Creating Good Work
In which we visit with Shambhala practitioners from all walks of life to hear stories about their life, livelihood and how their meditation practice permeates their everyday experience.
To begin with, we spent some time this week interviewing Ron Schultz, sangha member from Los Angeles who has just had a new book published called Creating Good Work – The World’s Leading Social Entrepreneurs Show How to Build a Healthy Economy (Palgrave Macmillan). It is his 23rd book and this one has contributions from over 20 of the foremost social innovators working today. We asked him more about it…
It turns out that the Creating Good Work book was inspired by the whole notion of creating enlightened society. Ron expressed that what he found most interesting was that the people who read advance copies of the book picked up on that right away. “Creating enlightened society is ultimately the driving force of the book,” he said, “but it’s also another means of reaching out into the community to help create enlightened society through creating good work and social innovation.”
Cheryl L. Dorsey, the president of Echoing Green, notes in her forward that the book arrives at a critical time in the relatively short history of the social entrepreneurial movement. The field is at something of a turning point. As Jeffrey Hollender points out in a review of the book, “Social entrepreneurs are committed to a goal that neither our government nor big business has been willing to take on — the building of an enlightened society. It’s the job of these special people who want to leave the world a better place for those who have yet to be born. The book provides practical, hard-won advice for how prospective and even in-the-trenches social entrepreneurs can do just that.”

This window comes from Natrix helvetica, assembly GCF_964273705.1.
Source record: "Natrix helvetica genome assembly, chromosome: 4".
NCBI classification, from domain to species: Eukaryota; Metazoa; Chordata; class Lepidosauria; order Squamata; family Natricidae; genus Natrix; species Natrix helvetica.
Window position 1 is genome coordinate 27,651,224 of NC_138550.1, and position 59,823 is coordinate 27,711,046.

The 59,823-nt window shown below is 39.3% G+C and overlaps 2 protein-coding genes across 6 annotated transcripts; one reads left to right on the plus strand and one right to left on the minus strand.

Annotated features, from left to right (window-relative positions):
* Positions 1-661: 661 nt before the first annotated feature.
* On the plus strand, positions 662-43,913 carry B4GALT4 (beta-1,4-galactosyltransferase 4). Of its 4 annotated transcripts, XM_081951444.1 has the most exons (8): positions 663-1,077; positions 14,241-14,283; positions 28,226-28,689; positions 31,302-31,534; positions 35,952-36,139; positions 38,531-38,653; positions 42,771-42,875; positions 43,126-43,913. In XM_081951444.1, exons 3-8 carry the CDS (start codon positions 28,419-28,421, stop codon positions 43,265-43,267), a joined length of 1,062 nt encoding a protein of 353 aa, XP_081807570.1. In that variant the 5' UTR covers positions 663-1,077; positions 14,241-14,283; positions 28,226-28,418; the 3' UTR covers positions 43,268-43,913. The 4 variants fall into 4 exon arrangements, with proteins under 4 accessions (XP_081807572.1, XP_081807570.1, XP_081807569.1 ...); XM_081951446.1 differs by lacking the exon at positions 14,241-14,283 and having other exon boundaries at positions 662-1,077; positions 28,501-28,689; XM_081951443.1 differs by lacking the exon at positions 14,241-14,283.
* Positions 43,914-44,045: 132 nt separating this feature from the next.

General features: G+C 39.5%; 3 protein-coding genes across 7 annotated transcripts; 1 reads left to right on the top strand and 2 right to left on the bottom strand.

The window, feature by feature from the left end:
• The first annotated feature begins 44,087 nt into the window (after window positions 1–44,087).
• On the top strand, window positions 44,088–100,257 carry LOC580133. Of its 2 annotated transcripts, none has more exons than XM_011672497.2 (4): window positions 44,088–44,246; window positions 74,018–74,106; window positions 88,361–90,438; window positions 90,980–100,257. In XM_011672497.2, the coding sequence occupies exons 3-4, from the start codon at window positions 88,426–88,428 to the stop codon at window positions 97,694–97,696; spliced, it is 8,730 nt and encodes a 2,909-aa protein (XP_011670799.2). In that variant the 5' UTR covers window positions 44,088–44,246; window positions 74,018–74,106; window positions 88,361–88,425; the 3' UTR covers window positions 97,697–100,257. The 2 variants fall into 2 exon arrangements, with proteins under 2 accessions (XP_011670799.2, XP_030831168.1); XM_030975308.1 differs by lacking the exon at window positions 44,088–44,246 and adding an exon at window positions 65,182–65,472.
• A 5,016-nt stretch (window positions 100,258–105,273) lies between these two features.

“Building a healthy economy is not about dreaming it, it’s about building it,” Ron further explained. “This is really an action-based approach to making a healthy economy happen and it’s engaging people at a level that they seem to resonate with, just the way we experience the arising of basic goodness.” Ironically, the contract for Creating Good Work arrived while Ron was at Vajrayana Seminary at Karme Choling two years ago. “Auspicious timing!” But let’s step farther back in time.
For the last dozen years, Ron has been working with social entrepreneurs. His career before that was as a business consultant, in which he worked with entrepreneurs on both the cultural and operational aspects of business. About 12 years ago, he was in London where he was introduced (at a pub) to a woman who was starting the London office of Ashoka: Innovators for the Public, one of the founding organizations in the field of Social Entrepreneurship. Ashoka’s chairman, Bill Drayton, is still the guiding light for the organization and is the one who coined the term “social entrepreneur.”
“The moment I heard about social entrepreneurship in that pub,” Ron said, “all the bells and whistles started going off in my head. I realized this was where I needed to be, to apply the business acumen I had developed, and to help social entrepreneurs to become better at running the enterprises they were operating.” Ron eventually worked for Ashoka for two years and after that went to work for Volunteers of America in Los Angeles (VOALA), CA. It was there that he started a social entrepreneurial incubator. For the next two years, he learned and worked to formulate the whole process of Social Entrepreneurship in LA. He described it as an amazing opportunity.